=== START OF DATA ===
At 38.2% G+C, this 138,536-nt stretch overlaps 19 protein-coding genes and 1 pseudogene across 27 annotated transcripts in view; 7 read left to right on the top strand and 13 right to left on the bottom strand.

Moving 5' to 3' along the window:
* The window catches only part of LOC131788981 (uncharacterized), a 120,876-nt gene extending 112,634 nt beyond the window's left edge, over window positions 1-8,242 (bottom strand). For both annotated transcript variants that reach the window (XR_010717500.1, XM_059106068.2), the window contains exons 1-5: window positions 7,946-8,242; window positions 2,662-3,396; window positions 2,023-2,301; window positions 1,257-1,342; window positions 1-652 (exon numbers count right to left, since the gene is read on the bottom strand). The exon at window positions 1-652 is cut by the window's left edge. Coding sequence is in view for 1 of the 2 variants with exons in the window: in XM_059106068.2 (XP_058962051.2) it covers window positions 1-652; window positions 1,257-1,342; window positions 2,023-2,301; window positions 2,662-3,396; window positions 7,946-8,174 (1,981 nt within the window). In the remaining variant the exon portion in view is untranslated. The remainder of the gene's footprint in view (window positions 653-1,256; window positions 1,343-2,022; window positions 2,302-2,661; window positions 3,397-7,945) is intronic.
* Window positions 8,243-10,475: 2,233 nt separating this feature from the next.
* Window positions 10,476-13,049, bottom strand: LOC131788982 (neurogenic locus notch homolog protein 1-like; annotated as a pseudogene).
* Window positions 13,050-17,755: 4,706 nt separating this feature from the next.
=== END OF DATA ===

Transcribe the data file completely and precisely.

At 38.2% G+C, this 138,536-nt stretch overlaps 19 protein-coding genes and 1 pseudogene across 27 annotated transcripts in view; 7 read left to right on the top strand and 13 right to left on the bottom strand.

Moving 5' to 3' along the window:
* The window catches only part of LOC131788981 (uncharacterized), a 120,876-nt gene extending 112,634 nt beyond the window's left edge, over window positions 1-8,242 (bottom strand). For both annotated transcript variants that reach the window (XR_010717500.1, XM_059106068.2), the window contains exons 1-5: window positions 7,946-8,242; window positions 2,662-3,396; window positions 2,023-2,301; window positions 1,257-1,342; window positions 1-652 (exon numbers count right to left, since the gene is read on the bottom strand). The exon at window positions 1-652 is cut by the window's left edge. Coding sequence is in view for 1 of the 2 variants with exons in the window: in XM_059106068.2 (XP_058962051.2) it covers window positions 1-652; window positions 1,257-1,342; window positions 2,023-2,301; window positions 2,662-3,396; window positions 7,946-8,174 (1,981 nt within the window). In the remaining variant the exon portion in view is untranslated. The remainder of the gene's footprint in view (window positions 653-1,256; window positions 1,343-2,022; window positions 2,302-2,661; window positions 3,397-7,945) is intronic.
* Window positions 8,243-10,475: 2,233 nt separating this feature from the next.
* Window positions 10,476-13,049, bottom strand: LOC131788982 (neurogenic locus notch homolog protein 1-like; annotated as a pseudogene).
* Window positions 13,050-17,755: 4,706 nt separating this feature from the next.